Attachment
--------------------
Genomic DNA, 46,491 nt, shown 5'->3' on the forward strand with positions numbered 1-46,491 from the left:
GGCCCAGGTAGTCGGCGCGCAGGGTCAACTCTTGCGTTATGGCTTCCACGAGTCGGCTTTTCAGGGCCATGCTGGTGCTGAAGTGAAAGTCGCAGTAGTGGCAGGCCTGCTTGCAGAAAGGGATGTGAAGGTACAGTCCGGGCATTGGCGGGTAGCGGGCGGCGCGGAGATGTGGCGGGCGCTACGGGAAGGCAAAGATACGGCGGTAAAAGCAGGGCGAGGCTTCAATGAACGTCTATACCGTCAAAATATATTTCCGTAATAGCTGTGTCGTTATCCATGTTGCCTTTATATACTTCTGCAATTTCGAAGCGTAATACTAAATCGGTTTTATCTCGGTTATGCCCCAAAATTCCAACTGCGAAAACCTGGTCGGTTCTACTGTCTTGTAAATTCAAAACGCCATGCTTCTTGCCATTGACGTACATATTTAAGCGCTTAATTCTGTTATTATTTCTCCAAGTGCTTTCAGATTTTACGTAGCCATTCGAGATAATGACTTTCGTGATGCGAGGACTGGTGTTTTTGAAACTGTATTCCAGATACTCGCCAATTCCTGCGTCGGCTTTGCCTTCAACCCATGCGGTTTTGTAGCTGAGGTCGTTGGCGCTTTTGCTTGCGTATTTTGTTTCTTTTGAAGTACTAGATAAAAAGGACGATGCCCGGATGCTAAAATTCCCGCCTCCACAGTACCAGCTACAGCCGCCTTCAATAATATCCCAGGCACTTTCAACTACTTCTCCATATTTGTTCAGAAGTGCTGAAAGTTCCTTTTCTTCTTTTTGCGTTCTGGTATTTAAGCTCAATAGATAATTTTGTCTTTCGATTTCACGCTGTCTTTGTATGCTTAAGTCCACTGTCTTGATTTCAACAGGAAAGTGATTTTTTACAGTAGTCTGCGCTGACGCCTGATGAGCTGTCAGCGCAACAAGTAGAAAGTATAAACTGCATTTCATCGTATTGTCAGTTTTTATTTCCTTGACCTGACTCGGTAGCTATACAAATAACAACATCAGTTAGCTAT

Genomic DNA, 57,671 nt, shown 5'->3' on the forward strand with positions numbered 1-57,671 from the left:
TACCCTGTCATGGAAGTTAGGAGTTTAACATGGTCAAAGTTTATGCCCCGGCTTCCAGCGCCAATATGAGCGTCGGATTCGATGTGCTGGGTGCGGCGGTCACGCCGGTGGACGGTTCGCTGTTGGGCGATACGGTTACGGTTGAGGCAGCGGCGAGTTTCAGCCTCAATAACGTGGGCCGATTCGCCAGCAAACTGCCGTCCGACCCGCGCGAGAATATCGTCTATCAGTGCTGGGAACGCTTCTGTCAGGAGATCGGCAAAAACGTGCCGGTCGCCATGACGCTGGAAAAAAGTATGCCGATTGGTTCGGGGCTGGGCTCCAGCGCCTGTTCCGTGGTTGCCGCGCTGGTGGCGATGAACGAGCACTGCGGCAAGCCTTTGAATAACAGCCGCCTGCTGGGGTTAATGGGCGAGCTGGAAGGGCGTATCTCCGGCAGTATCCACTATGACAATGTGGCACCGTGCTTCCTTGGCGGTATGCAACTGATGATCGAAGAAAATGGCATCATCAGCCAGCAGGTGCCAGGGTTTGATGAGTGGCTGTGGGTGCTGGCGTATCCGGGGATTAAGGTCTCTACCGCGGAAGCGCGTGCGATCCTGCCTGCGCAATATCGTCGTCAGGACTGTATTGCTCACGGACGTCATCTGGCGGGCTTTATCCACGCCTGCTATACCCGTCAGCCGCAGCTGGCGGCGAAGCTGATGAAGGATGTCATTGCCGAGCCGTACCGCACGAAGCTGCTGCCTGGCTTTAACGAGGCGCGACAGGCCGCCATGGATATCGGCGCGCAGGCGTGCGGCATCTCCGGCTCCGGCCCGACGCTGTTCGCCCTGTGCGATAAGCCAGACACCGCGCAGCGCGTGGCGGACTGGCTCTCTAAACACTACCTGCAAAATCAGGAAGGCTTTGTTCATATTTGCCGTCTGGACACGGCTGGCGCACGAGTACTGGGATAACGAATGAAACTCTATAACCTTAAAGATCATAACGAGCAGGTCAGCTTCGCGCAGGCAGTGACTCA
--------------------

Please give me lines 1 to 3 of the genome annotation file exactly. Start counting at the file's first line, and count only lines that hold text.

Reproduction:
Genomic DNA, 46,491 nt, shown 5'->3' on the forward strand with positions numbered 1-46,491 from the left:
GGCCCAGGTAGTCGGCGCGCAGGGTCAACTCTTGCGTTATGGCTTCCACGAGTCGGCTTTTCAGGGCCATGCTGGTGCTGAAGTGAAAGTCGCAGTAGTGGCAGGCCTGCTTGCAGAAAGGGATGTGAAGGTACAGTCCGGGCATTGGCGGGTAGCGGGCGGCGCGGAGATGTGGCGGGCGCTACGGGAAGGCAAAGATACGGCGGTAAAAGCAGGGCGAGGCTTCAATGAACGTCTATACCGTCAAAATATATTTCCGTAATAGCTGTGTCGTTATCCATGTTGCCTTTATATACTTCTGCAATTTCGAAGCGTAATACTAAATCGGTTTTATCTCGGTTATGCCCCAAAATTCCAACTGCGAAAACCTGGTCGGTTCTACTGTCTTGTAAATTCAAAACGCCATGCTTCTTGCCATTGACGTACATATTTAAGCGCTTAATTCTGTTATTATTTCTCCAAGTGCTTTCAGATTTTACGTAGCCATTCGAGATAATGACTTTCGTGATGCGAGGACTGGTGTTTTTGAAACTGTATTCCAGATACTCGCCAATTCCTGCGTCGGCTTTGCCTTCAACCCATGCGGTTTTGTAGCTGAGGTCGTTGGCGCTTTTGCTTGCGTATTTTGTTTCTTTTGAAGTACTAGATAAAAAGGACGATGCCCGGATGCTAAAATTCCCGCCTCCACAGTACCAGCTACAGCCGCCTTCAATAATATCCCAGGCACTTTCAACTACTTCTCCATATTTGTTCAGAAGTGCTGAAAGTTCCTTTTCTTCTTTTTGCGTTCTGGTATTTAAGCTCAATAGATAATTTTGTCTTTCGATTTCACGCTGTCTTTGTATGCTTAAGTCCACTGTCTTGATTTCAACAGGAAAGTGATTTTTTACAGTAGTCTGCGCTGACGCCTGATGAGCTGTCAGCGCAACAAGTAGAAAGTATAAACTGCATTTCATCGTATTGTCAGTTTTTATTTCCTTGACCTGACTCGGTAGCTATACAAATAACAACATCAGTTAGCTAT

Genomic DNA, 57,671 nt, shown 5'->3' on the forward strand with positions numbered 1-57,671 from the left: